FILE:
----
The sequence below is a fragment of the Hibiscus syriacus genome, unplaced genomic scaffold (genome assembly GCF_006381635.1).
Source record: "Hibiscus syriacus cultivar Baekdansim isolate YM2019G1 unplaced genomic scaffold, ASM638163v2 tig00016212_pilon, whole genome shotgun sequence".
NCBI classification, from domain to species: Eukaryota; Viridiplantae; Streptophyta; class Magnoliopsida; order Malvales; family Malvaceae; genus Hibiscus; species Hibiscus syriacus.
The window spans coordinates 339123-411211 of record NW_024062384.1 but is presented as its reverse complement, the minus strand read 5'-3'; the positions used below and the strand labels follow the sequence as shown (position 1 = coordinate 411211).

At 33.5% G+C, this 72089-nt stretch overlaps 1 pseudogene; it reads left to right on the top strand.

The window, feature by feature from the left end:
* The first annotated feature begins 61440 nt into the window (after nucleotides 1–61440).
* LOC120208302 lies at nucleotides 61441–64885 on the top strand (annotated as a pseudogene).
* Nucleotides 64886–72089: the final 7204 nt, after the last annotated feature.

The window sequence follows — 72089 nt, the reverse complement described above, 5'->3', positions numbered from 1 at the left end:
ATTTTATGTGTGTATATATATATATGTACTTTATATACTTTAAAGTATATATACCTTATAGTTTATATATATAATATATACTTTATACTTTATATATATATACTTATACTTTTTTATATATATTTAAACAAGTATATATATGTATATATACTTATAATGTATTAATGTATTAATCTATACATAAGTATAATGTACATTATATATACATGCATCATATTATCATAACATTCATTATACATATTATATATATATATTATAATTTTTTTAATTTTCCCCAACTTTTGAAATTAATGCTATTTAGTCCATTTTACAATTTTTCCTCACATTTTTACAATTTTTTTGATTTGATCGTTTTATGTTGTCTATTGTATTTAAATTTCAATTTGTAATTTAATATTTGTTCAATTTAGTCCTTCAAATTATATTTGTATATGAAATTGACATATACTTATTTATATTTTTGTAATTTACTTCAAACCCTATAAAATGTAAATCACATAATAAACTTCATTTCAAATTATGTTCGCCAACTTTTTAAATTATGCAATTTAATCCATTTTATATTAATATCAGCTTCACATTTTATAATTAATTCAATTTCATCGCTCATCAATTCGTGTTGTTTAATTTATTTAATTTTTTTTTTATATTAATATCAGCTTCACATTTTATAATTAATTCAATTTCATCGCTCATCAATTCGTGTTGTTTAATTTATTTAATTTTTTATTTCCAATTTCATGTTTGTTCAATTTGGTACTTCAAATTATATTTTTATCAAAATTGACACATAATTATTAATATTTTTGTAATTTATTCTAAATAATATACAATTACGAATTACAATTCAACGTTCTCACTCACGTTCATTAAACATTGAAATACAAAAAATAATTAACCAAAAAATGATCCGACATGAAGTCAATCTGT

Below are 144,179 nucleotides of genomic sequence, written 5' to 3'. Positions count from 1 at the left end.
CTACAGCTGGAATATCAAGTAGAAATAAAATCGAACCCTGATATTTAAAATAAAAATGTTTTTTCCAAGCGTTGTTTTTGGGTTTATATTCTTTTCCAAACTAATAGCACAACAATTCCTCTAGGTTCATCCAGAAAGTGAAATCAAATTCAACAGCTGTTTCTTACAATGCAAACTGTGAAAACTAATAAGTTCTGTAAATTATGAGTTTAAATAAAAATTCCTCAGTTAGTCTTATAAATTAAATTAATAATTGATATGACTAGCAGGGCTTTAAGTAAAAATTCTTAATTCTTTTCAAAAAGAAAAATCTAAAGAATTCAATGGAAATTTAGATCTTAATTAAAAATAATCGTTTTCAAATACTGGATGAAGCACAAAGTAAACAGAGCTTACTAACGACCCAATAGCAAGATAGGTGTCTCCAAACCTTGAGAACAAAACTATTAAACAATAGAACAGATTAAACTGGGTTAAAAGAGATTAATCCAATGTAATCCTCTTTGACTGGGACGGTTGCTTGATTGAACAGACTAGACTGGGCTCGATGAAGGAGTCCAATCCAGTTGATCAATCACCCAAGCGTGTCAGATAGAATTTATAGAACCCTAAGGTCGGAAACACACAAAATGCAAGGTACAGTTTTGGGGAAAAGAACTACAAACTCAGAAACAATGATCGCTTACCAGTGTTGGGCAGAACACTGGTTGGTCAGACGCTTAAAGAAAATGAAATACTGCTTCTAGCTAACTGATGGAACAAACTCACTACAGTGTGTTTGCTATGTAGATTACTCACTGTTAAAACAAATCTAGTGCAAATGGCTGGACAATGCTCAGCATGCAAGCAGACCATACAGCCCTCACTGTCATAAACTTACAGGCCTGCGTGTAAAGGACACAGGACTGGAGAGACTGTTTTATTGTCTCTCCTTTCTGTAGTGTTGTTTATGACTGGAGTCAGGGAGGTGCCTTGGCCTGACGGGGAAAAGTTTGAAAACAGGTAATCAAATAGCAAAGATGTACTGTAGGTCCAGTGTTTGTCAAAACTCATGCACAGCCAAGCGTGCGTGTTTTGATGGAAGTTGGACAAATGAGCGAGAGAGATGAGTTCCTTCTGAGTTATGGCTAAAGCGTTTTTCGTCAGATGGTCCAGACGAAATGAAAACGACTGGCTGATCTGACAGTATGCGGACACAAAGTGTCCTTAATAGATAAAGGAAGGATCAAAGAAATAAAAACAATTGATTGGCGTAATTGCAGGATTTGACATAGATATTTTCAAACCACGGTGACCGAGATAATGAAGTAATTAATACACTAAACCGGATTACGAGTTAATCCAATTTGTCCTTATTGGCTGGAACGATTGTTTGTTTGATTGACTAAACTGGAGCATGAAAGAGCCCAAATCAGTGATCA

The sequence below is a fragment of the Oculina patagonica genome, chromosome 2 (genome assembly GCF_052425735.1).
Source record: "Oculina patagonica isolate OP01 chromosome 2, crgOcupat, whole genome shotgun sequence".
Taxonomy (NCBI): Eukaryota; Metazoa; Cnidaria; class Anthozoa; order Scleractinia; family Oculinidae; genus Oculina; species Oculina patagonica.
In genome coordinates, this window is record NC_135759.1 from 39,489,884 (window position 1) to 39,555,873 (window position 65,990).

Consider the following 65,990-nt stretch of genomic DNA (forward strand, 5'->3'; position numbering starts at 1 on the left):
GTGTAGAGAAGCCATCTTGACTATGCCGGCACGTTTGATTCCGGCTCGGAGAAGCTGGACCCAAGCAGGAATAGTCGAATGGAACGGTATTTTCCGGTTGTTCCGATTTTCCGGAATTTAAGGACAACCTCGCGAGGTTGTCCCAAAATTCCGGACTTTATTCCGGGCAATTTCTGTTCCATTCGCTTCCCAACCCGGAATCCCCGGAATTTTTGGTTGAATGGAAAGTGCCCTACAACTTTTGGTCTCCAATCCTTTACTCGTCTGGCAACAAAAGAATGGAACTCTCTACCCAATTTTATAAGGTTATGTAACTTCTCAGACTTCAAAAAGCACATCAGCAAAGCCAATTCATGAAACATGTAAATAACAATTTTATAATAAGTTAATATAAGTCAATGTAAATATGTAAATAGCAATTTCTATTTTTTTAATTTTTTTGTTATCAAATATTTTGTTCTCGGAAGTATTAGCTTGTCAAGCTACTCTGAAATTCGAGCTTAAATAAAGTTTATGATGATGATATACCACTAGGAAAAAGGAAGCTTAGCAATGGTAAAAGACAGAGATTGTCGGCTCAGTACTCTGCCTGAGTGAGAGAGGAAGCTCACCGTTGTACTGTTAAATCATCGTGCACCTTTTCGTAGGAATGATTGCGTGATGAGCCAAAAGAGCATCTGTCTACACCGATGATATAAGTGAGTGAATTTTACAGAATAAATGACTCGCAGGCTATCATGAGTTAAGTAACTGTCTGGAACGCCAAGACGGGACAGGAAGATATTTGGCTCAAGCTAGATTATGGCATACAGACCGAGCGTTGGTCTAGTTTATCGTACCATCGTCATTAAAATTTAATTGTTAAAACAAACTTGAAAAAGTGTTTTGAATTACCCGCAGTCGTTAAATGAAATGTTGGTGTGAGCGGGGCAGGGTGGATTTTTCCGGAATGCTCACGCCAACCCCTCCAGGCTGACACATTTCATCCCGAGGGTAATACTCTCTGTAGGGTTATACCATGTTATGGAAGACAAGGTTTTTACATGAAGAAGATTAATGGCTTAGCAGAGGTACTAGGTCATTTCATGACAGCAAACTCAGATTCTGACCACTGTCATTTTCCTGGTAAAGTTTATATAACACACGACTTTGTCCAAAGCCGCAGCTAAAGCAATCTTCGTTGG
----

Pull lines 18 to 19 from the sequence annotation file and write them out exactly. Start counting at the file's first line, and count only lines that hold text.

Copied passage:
Consider the following 65,990-nt stretch of genomic DNA (forward strand, 5'->3'; position numbering starts at 1 on the left):
GTGTAGAGAAGCCATCTTGACTATGCCGGCACGTTTGATTCCGGCTCGGAGAAGCTGGACCCAAGCAGGAATAGTCGAATGGAACGGTATTTTCCGGTTGTTCCGATTTTCCGGAATTTAAGGACAACCTCGCGAGGTTGTCCCAAAATTCCGGACTTTATTCCGGGCAATTTCTGTTCCATTCGCTTCCCAACCCGGAATCCCCGGAATTTTTGGTTGAATGGAAAGTGCCCTACAACTTTTGGTCTCCAATCCTTTACTCGTCTGGCAACAAAAGAATGGAACTCTCTACCCAATTTTATAAGGTTATGTAACTTCTCAGACTTCAAAAAGCACATCAGCAAAGCCAATTCATGAAACATGTAAATAACAATTTTATAATAAGTTAATATAAGTCAATGTAAATATGTAAATAGCAATTTCTATTTTTTTAATTTTTTTGTTATCAAATATTTTGTTCTCGGAAGTATTAGCTTGTCAAGCTACTCTGAAATTCGAGCTTAAATAAAGTTTATGATGATGATATACCACTAGGAAAAAGGAAGCTTAGCAATGGTAAAAGACAGAGATTGTCGGCTCAGTACTCTGCCTGAGTGAGAGAGGAAGCTCACCGTTGTACTGTTAAATCATCGTGCACCTTTTCGTAGGAATGATTGCGTGATGAGCCAAAAGAGCATCTGTCTACACCGATGATATAAGTGAGTGAATTTTACAGAATAAATGACTCGCAGGCTATCATGAGTTAAGTAACTGTCTGGAACGCCAAGACGGGACAGGAAGATATTTGGCTCAAGCTAGATTATGGCATACAGACCGAGCGTTGGTCTAGTTTATCGTACCATCGTCATTAAAATTTAATTGTTAAAACAAACTTGAAAAAGTGTTTTGAATTACCCGCAGTCGTTAAATGAAATGTTGGTGTGAGCGGGGCAGGGTGGATTTTTCCGGAATGCTCACGCCAACCCCTCCAGGCTGACACATTTCATCCCGAGGGTAATACTCTCTGTAGGGTTATACCATGTTATGGAAGACAAGGTTTTTACATGAAGAAGATTAATGGCTTAGCAGAGGTACTAGGTCATTTCATGACAGCAAACTCAGATTCTGACCACTGTCATTTTCCTGGTAAAGTTTATATAACACACGACTTTGTCCAAAGCCGCAGCTAAAGCAATCTTCGTTGG